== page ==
In February 2018, the accident pilot described the design, manufacture, and operation of the accident airplane in a narrated webinar titled "So, You Want to Build a Jet?" that was hosted by the Experimental Aircraft Association. A recording of the webinar appeared on the Jet Guys' YouTube channel (

According to the "Jet Guys" website, they specialized in canard jet airframe modifications, repairs, powerplants, electrical modifications, and condition inspections. The owner and operator of Jet Guys was a witness to the accident (his account was provided first in this report). He was also the FAA designated airworthiness representative that signed off the airplane's special airworthiness certificate in 2014.

During the 1 hour 27-minute webinar, the pilot reported that the accident airplane had a Vne (never exceed airspeed) of 250 knots indicated airspeed (KIAS), or 310 knots true airspeed, and stated, "Have I been past that [airspeed]? Yeah, it was exciting, and I won't tell you how far I went past it." He explained that the airplane was "airframe limited" because the jet engine could propel the wings faster to loads that they could not tolerate. He also reported that the airplane's first flight was in 2017, although the airplane had received its FAA special airworthiness certificate in June 2014. 

Meteorological Information and Flight Plan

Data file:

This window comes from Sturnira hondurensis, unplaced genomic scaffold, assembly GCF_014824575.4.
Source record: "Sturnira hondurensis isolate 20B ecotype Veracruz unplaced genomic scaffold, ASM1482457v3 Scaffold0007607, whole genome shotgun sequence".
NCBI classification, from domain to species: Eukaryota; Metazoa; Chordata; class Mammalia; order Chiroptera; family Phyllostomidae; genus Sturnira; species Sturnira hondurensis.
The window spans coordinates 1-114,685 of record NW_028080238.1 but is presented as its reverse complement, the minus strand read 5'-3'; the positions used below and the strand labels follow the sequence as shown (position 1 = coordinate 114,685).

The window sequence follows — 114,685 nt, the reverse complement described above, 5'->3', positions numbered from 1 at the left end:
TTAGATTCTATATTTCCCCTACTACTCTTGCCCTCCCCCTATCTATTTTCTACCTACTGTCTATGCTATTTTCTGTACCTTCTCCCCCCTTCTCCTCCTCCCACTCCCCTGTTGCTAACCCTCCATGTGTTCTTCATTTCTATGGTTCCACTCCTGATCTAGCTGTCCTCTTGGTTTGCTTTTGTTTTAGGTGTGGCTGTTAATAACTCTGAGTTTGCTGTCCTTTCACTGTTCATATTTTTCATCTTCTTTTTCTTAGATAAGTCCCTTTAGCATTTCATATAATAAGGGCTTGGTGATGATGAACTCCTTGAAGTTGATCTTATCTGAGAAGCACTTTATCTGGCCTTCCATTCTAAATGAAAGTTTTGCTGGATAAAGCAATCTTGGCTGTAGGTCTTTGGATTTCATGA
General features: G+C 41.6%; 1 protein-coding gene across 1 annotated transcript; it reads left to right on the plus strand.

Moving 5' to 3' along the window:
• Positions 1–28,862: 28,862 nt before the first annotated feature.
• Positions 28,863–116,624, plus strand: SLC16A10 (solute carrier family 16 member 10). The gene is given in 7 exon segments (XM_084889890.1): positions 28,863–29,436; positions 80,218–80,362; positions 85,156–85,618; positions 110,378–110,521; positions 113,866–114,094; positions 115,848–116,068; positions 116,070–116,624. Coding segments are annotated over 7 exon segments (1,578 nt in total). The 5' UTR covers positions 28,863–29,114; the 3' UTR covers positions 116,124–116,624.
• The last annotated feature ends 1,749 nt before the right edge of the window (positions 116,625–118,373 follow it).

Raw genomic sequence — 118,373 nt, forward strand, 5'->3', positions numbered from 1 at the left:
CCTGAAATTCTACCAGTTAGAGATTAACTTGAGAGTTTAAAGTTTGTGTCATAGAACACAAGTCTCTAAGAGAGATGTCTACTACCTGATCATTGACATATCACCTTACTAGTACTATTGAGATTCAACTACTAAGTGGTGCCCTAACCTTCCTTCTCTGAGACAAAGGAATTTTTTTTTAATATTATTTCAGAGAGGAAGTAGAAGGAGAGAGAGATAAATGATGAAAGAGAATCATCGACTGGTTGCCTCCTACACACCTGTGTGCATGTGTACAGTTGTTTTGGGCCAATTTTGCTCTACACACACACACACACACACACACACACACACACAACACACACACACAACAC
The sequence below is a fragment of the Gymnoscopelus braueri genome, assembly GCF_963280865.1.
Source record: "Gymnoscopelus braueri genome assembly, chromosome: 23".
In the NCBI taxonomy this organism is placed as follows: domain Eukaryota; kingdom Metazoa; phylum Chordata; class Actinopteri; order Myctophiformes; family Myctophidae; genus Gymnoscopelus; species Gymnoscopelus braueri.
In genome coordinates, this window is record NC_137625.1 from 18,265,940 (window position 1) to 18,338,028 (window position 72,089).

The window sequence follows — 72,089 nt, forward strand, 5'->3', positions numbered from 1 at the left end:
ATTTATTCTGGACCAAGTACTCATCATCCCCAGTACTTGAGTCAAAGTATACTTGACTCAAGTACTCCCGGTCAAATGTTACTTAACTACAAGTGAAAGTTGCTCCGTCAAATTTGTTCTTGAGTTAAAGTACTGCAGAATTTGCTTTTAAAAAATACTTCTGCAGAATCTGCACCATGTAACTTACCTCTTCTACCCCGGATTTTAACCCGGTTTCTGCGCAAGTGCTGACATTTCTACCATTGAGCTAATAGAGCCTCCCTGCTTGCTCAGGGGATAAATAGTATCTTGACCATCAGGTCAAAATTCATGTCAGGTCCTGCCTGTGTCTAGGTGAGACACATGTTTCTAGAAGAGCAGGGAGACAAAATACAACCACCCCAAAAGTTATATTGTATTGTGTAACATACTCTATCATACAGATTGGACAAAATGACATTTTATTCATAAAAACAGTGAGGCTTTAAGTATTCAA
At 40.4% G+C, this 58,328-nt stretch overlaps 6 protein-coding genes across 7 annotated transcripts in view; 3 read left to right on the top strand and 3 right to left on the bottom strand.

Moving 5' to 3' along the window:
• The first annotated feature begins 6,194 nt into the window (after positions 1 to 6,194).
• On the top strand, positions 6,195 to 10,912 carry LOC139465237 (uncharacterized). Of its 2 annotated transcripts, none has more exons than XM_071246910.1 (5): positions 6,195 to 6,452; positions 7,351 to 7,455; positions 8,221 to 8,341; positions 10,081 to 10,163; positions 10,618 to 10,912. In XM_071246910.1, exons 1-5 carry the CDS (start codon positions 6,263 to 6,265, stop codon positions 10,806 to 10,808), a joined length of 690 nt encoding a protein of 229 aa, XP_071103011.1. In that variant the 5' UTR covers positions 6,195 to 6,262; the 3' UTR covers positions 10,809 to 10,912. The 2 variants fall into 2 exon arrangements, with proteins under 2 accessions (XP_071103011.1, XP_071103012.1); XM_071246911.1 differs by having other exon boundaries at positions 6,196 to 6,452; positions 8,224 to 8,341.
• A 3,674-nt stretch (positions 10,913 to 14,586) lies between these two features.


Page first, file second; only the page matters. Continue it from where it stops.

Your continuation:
Conditions at Accident Site: Visual Conditions
Condition of Light: Day
Observation Facility, Elevation: M04, 280 ft msl
Distance from Accident Site: 0 Nautical Miles
Observation Time: 1715 CDT
Direction from Accident Site: 244°
Lowest Cloud Condition: Few / 5000 ft agl
Visibility:  10 Miles
Lowest Ceiling: None
Visibility (RVR):
Wind Speed/Gusts: 6 knots /
Turbulence Type Forecast/Actual: None / None
Wind Direction: 130°
Turbulence Severity Forecast/Actual: N/A / N/A
Altimeter Setting: 30.04 inches Hg
Temperature/Dew Point: 31°C / 23°C
Precipitation and Obscuration: No Obscuration; No Precipitation
Departure Point: Covington, TN (M04)
Type of Flight Plan Filed: None
Destination: Covington, TN (M04)
Type of Clearance: None
Departure Time: 1718 CDT
Type of Airspace: Class G

The weather conditions reported at M04 at 1715 included visibility of 10 statute miles, few clouds at 5,000 and 5,500 ft agl, wind from 130° at 6 knots, temperature 31°C, and dew point 23°C.

Airport Information

Airport: Covington Muni (M04)
Runway Surface Type: N/A
Airport Elevation: 280 ft
Runway Surface Condition:
Runway Used: N/A
IFR Approach: None
Runway Length/Width:
VFR Approach/Landing: None 

Wreckage and Impact Information

Crew Injuries: 1 Fatal
Aircraft Damage: Destroyed
Passenger Injuries: N/A
Aircraft Fire: On-Ground
Ground Injuries: N/A
Aircraft Explosion: None
Total Injuries: 1 Fatal
Latitude, Longitude: 35.586389, -89.578333 

The airplane's fuselage came to rest inverted in a flat cotton field about 0.5 nautical mile northeast of M04. The fuselage was oriented on a magnetic heading of 065°. The airplane sustained extensive impact damage, and evidence of a postimpact fire was observed. All major components of the airplane were accounted for along the airplane's debris path. Fragments of the outboard portion of the left wing and winglet were found separated from the left wing root about 1,000 ft from the fuselage. Fragments of the outboard portion of the right wing and winglet were found separated from the right wing root about 870 ft from the fuselage.